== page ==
E-Discovery Issues: What Parties and Their Counsel Need to Know in Anticipation of and During Arbitration - Chapter 26 - AAA Handbook on Arbitration Practice - Second Edition
Steven C. Bennett
Steven C. Bennett is a partner at Park Jensen Bennett LLP in New York City. He coteaches a course on e-discovery at Rutgers Law School. The views expressed are solely those of the author and should not be attributed to the author’s firm or its clients.
E-DISCOVERY ISSUES: WHAT PARTIES AND THEIR COUNSEL NEED TO KNOW IN ANTICIPATION OF AND DURING ARBITRATION
Steven C. Bennett
E-discovery has become a fixture in modern civil litigation. Almost inevitably, e-discovery will also increasingly affect arbitration. Because of the unique goals and processes of arbitration, rules for e-discovery must be adapted to meet the needs of parties in arbitration. The AAA and other arbitration-sponsoring organizations have begun to develop ediscovery processes appropriate for arbitration. This article discusses them and suggests drafting techniques and litigation strategies that could control the use of e-discovery in arbitration.
This article discusses the growing focus on the use, management, and discoverability of electronically stored information (ESI1) in litigation, and its potential use as evidence in arbitration. Court cases involving e-discovery frequently arise. There is also a mountain of literature on the subject. These developments are due to such factors as:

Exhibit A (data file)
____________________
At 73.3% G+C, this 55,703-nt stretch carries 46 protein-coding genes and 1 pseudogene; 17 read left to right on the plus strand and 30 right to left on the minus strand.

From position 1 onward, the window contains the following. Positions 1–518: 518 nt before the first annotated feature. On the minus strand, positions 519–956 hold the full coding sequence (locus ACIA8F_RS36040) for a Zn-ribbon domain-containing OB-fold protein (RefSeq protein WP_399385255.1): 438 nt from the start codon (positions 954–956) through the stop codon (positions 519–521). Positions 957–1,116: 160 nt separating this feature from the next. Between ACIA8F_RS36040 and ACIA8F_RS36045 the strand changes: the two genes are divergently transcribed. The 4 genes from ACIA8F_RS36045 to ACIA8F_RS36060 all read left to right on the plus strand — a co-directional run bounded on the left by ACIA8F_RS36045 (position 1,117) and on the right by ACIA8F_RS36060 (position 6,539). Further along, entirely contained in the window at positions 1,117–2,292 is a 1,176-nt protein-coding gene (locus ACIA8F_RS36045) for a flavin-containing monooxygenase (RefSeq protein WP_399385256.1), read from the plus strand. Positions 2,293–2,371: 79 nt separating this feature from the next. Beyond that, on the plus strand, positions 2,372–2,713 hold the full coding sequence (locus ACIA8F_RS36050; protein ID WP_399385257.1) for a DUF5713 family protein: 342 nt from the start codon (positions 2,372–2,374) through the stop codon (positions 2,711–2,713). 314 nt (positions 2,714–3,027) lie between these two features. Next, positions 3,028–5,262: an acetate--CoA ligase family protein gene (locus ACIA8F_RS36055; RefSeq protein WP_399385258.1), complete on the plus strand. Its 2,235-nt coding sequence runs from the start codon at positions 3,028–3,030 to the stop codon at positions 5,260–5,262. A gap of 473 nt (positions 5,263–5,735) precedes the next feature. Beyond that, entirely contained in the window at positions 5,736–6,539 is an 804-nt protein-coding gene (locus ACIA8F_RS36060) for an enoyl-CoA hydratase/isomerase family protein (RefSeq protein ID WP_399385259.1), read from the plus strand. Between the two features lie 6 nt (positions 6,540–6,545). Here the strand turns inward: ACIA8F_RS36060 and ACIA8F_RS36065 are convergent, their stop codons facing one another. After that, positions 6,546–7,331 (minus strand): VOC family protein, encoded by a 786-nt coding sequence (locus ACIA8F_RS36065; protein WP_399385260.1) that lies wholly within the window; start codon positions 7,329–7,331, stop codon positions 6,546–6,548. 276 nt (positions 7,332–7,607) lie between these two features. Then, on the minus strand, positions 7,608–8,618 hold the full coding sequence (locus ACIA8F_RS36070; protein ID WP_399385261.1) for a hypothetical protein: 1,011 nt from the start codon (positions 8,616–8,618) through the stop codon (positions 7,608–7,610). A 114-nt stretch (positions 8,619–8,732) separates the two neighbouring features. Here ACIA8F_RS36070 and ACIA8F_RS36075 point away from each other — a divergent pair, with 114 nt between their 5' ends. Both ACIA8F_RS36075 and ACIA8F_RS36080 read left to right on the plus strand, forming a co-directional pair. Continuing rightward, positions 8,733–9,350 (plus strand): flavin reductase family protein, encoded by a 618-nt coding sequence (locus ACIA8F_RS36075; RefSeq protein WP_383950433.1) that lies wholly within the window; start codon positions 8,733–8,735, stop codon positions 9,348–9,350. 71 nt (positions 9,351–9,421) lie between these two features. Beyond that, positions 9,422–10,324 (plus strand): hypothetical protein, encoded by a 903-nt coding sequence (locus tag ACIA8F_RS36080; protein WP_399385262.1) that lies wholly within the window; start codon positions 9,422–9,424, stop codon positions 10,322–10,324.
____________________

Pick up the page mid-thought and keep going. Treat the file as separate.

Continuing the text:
• the explosive growth in computer power and storage capacity; • the widespread use of computers to prepare documents of all kinds; • the increasing replacement of “snail mail” and faxes with e-mail and attachments; • the use of digital voice mail, instant messaging and texting; and • the ability to distribute e-mail widely to multiple computer users.
These developments have also made it inevitable that ESI would play a role in arbitration, particularly when the case is large and complex. Recognizing these developments, some arbitration organizations have developed guidance to help parties, counsel, and arbitrators deal with requests for ESI prior to the hearing – i.e., during “discovery.” This article discusses available guidance from arbitration sponsoring organizations and suggests some key considerations with an eye on ESI, along with strategies for dealing with ESI after arbitration begins. We start with the duty to preserve ESI for potential use in arbitration.